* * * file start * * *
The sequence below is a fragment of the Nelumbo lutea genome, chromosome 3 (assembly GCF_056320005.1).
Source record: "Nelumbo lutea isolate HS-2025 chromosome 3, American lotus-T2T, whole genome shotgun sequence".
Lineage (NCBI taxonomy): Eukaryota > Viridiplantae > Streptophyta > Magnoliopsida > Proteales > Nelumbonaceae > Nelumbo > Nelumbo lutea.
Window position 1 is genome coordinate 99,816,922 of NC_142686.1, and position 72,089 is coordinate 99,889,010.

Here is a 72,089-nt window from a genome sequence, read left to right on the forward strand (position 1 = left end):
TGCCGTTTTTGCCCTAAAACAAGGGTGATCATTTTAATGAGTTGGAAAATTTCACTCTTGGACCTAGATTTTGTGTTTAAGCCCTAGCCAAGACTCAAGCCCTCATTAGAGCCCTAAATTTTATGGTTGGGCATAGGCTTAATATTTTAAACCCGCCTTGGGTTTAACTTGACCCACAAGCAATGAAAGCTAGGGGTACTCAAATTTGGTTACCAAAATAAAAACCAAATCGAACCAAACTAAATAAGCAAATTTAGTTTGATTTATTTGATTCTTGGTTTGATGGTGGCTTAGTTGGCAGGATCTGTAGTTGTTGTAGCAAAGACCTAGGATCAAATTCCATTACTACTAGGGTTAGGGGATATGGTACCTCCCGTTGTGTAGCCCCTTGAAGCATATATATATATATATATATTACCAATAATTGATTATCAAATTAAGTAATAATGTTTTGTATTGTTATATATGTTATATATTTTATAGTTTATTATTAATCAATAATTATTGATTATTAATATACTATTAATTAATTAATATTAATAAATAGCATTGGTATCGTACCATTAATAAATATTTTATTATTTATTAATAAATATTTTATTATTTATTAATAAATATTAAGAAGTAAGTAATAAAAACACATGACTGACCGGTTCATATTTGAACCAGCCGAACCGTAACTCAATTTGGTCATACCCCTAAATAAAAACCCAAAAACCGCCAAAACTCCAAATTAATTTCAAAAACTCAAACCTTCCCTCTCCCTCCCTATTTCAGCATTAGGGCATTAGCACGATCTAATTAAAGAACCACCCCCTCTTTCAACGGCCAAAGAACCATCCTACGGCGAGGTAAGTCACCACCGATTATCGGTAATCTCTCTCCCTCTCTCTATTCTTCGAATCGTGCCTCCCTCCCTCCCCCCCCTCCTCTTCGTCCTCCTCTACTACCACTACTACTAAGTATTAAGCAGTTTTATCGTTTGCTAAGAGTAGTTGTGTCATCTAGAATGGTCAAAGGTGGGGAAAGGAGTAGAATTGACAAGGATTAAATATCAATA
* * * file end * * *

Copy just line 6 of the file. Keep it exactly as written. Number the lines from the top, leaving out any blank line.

TGCCGTTTTTGCCCTAAAACAAGGGTGATCATTTTAATGAGTTGGAAAATTTCACTCTTGGACCTAGATTTTGTGTTTAAGCCCTAGCCAAGACTCAAGCCCTCATTAGAGCCCTAAATTTTATGGTTGGGCATAGGCTTAATATTTTAAACCCGCCTTGGGTTTAACTTGACCCACAAGCAATGAAAGCTAGGGGTACTCAAATTTGGTTACCAAAATAAAAACCAAATCGAACCAAACTAAATAAGCAAATTTAGTTTGATTTATTTGATTCTTGGTTTGATGGTGGCTTAGTTGGCAGGATCTGTAGTTGTTGTAGCAAAGACCTAGGATCAAATTCCATTACTACTAGGGTTAGGGGATATGGTACCTCCCGTTGTGTAGCCCCTTGAAGCATATATATATATATATATATTACCAATAATTGATTATCAAATTAAGTAATAATGTTTTGTATTGTTATATATGTTATATATTTTATAGTTTATTATTAATCAATAATTATTGATTATTAATATACTATTAATTAATTAATATTAATAAATAGCATTGGTATCGTACCATTAATAAATATTTTATTATTTATTAATAAATATTTTATTATTTATTAATAAATATTAAGAAGTAAGTAATAAAAACACATGACTGACCGGTTCATATTTGAACCAGCCGAACCGTAACTCAATTTGGTCATACCCCTAAATAAAAACCCAAAAACCGCCAAAACTCCAAATTAATTTCAAAAACTCAAACCTTCCCTCTCCCTCCCTATTTCAGCATTAGGGCATTAGCACGATCTAATTAAAGAACCACCCCCTCTTTCAACGGCCAAAGAACCATCCTACGGCGAGGTAAGTCACCACCGATTATCGGTAATCTCTCTCCCTCTCTCTATTCTTCGAATCGTGCCTCCCTCCCTCCCCCCCCTCCTCTTCGTCCTCCTCTACTACCACTACTACTAAGTATTAAGCAGTTTTATCGTTTGCTAAGAGTAGTTGTGTCATCTAGAATGGTCAAAGGTGGGGAAAGGAGTAGAATTGACAAGGATTAAATATCAATA